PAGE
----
Young people are more likely to vote when they receive a text-message reminder, according to new research.
Text-message spam may go up this November for voter-age youth.
Turns out that young people are more likely to vote when they receive a text-message reminder, according to a new study published this month by researchers at Princeton University and the University of Michigan.
The researchers ran their test in the November 2006 election, with text reminders sent to roughly 4,000 young voters. Researchers pulled data and cell phone numbers from voter registration records at the Student PIRG's New Voters Project and Working Assets Wireless; and following the election, they matched the files to find out which registrants had voted.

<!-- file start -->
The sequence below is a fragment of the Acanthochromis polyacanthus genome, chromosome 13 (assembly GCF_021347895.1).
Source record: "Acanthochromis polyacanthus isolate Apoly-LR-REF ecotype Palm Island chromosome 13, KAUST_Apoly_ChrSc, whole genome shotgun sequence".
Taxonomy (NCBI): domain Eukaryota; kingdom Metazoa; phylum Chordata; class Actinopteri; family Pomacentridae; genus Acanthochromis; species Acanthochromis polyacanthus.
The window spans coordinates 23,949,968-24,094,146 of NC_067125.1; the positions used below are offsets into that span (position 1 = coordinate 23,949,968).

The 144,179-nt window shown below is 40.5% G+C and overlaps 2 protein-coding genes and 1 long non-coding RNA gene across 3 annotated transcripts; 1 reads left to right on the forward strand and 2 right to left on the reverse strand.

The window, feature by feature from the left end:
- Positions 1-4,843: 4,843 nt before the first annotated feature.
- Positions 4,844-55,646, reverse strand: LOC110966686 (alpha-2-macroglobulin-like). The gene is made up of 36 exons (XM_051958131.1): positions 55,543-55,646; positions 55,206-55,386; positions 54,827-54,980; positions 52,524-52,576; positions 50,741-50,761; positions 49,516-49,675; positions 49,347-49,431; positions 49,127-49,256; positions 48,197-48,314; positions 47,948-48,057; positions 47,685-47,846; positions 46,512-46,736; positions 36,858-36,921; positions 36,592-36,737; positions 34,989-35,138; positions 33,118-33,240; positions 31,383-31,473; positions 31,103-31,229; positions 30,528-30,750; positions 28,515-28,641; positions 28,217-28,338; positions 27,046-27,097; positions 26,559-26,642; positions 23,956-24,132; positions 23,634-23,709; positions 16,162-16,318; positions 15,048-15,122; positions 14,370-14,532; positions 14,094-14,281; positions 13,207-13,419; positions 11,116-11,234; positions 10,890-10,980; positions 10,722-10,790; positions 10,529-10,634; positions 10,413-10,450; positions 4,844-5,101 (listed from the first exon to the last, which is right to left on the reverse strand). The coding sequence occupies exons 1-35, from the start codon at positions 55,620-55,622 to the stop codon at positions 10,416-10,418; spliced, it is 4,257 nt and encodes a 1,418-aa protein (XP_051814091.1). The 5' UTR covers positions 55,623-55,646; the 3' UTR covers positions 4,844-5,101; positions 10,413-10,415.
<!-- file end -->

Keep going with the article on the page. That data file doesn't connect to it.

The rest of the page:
The study showed that voter turnout rates rose by 4 percent in the sample group of young people who had received a text message to vote. According to the study, short, to-the-point reminders were most effective, with a rise of nearly 5 percentage points.
But in a follow-up survey, nearly a quarter of the respondents said the messages were annoying just like you might expect from unsolicited messages. About 59 percent said the texts were helpful. That percentage could be hopeful news for campaigners this fall, especially considering that the study pegged the added cost per vote at $1.56, compared with about $30 for door-to-door canvassing.